Park v. Board of Trustees of California State University

2 Cal. 5th 1057, 217 Cal. Rptr. 3d 130, 393 P.3d 905 (2017)

From our private database of 46,100+ case briefs, written and edited by humans—never with AI.

Park v. Board of Trustees of California State University

California Supreme Court
2 Cal. 5th 1057, 217 Cal. Rptr. 3d 130, 393 P.3d 905 (2017)

KD

Facts

Sungho Park (plaintiff), who was of Korean national origin, was an assistant professor at California State University, Los Angeles. Park sued the Board of Trustees of California State University (university) (defendant) for discrimination after he was denied tenure. Park alleged that White colleagues with similar or poorer performance records received tenure. Park further alleged that a university dean had made comments that evidenced a discriminatory animus. The university asserted that Park’s suit constituted a Strategic Lawsuit Against Public Participation (SLAPP) and therefore filed an anti-SLAPP motion to strike. Anti-SLAPP motions targeted claims arising from the defendant’s acts in furtherance of the defendant’s constitutional rights of petition and free speech in connection with public issues. The anti-SLAPP statute identified four specific categories of acts that qualified for protection, including statements made in connection with an official proceeding. To prevail on an anti-SLAPP motion, a defendant had to initially establish that the plaintiff’s claim arose from the defendant’s protected activity. The burden then shifted to the plaintiff to show that his claim had minimal merit. The trial court denied the university’s motion. The court of appeal reversed, ruling that Park’s claim arose out of the university’s protected activities because those activities contributed to its decision to deny Park tenure. Specifically, the appellate court concluded that the communications leading up to the university’s decision occurred in connection with the tenure decision process, an official proceeding. The California Supreme Court granted review.

Rule of Law

Issue

Holding and Reasoning (Werdegar, J.)

What to do next…

  1. Unlock this case brief with a free (no-commitment) trial membership of Quimbee.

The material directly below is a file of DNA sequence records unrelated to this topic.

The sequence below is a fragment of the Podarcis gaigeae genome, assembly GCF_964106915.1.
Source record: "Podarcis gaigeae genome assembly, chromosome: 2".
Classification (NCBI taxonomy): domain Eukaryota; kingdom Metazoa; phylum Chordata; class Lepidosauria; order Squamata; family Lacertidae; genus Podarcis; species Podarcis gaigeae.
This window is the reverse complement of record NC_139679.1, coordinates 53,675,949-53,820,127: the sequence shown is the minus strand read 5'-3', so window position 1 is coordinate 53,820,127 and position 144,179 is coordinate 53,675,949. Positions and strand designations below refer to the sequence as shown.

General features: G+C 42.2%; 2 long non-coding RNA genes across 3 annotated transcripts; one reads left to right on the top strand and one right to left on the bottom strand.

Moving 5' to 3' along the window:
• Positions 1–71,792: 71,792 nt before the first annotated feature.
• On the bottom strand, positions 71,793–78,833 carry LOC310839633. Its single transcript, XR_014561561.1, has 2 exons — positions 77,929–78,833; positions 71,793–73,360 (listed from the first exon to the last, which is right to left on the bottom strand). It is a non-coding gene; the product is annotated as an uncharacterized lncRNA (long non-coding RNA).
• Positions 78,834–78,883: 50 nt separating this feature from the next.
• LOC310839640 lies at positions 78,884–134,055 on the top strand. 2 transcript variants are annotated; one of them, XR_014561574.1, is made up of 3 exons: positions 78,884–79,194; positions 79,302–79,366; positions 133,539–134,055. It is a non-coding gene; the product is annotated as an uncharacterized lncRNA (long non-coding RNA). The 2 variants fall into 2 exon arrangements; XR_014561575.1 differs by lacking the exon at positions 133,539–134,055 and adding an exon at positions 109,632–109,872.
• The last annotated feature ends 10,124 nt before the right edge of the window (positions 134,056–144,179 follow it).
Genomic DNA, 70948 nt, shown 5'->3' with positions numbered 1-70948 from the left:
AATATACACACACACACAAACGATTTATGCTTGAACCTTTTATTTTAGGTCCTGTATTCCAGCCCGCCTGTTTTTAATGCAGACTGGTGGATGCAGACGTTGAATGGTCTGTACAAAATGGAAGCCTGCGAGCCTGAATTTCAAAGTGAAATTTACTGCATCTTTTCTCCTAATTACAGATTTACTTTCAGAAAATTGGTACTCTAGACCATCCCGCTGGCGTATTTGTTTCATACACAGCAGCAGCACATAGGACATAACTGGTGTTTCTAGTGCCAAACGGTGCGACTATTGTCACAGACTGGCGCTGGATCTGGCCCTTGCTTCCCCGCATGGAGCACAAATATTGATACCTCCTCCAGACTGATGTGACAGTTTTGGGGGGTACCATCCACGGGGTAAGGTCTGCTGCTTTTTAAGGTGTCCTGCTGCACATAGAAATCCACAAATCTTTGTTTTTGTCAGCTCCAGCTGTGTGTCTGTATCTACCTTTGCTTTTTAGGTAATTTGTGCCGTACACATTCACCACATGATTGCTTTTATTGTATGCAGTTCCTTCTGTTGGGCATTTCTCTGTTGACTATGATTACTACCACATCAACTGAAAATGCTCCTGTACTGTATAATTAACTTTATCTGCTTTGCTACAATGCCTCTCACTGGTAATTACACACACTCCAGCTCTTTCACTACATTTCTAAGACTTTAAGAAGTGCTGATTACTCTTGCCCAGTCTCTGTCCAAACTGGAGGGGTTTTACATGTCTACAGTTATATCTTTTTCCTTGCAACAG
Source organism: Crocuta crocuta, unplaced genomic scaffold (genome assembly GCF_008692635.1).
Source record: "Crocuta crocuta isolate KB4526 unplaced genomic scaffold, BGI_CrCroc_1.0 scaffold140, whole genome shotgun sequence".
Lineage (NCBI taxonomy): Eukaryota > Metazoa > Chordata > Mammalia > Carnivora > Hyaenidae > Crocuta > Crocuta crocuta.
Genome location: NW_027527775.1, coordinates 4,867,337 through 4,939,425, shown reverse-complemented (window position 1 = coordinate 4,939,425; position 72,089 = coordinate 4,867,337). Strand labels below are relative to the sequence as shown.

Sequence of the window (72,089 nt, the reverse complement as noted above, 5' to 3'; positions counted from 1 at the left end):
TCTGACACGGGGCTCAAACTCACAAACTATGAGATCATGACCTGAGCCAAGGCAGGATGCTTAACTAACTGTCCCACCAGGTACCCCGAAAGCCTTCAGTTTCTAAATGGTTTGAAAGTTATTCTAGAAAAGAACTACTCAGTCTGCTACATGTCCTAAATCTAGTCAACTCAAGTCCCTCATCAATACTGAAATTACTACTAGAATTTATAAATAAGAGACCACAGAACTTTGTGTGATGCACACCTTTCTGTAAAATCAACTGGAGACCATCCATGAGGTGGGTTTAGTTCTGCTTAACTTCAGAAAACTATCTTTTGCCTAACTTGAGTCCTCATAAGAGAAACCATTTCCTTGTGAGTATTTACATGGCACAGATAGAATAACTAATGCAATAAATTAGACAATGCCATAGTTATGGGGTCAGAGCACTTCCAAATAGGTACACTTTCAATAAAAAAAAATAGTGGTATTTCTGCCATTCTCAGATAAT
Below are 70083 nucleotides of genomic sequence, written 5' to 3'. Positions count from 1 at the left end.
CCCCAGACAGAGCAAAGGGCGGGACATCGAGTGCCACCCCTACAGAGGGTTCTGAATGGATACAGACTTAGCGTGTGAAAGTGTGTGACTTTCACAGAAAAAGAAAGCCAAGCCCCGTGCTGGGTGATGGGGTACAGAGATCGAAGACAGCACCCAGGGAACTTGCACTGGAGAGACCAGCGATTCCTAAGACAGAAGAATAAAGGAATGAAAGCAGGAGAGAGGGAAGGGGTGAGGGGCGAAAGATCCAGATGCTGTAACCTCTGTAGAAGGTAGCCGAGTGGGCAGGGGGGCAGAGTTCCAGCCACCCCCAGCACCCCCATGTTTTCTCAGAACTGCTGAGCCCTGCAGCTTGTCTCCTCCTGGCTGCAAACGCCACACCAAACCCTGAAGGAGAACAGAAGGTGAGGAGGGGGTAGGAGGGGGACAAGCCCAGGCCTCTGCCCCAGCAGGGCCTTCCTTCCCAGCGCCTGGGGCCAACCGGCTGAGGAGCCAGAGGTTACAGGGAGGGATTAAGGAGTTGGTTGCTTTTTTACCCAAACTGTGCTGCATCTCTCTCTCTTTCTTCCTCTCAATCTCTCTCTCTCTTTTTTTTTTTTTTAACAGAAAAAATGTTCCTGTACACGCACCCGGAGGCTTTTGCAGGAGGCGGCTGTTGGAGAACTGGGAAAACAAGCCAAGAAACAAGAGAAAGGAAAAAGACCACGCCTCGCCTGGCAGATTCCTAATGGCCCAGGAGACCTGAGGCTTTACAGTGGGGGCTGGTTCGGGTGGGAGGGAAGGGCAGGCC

You’ll be in good company: Quimbee is one of the most widely used and trusted sites for law students, serving more than 745,000 law students since 2011. Some law schools—such as Yale, Berkeley, and Northwestern—even subscribe directly to Quimbee for all their law students.

    Unlock this case briefRead our student testimonials
  2. Learn more about Quimbee’s unique (and proven) approach to achieving great grades at law school.

    Quimbee is a company hell-bent on one thing: helping you get an “A” in every course you take in law school, so you can graduate at the top of your class and get a high-paying law job. We’re not just a study aid for law students; we’re the study aid for law students.

    Learn about our approachRead more about Quimbee

Here's why 745,000 law students have relied on our case briefs:

  • Written by law professors and practitioners, not other law students. 46,100 briefs, keyed to 987 casebooks. Top-notch customer support.
  • The right amount of information, includes the facts, issues, rule of law, holding and reasoning, and any concurrences and dissents.
  • Access in your classes, works on your mobile and tablet. Massive library of related video lessons and high quality multiple-choice questions.
  • Easy to use, uniform format for every case brief. Written in plain English, not in legalese. Our briefs summarize and simplify; they don’t just repeat the court’s language.

Access this case brief for FREE

With a 7-day free trial membership
Here's why 745,000 law students have relied on our case briefs:
  • Reliable - written by law professors and practitioners, not other law students
  • The right length and amount of information - includes the facts, issue, rule of law, holding and reasoning, and any concurrences and dissents
  • Access in your class - works on your mobile and tablet
  • 46,100 briefs - keyed to 987 casebooks
  • Uniform format for every case brief
  • Written in plain English - not in legalese and not just repeating the court's language
  • Massive library of related video lessons - and practice questions
  • Top-notch customer support

Access this case brief for FREE

With a 7-day free trial membership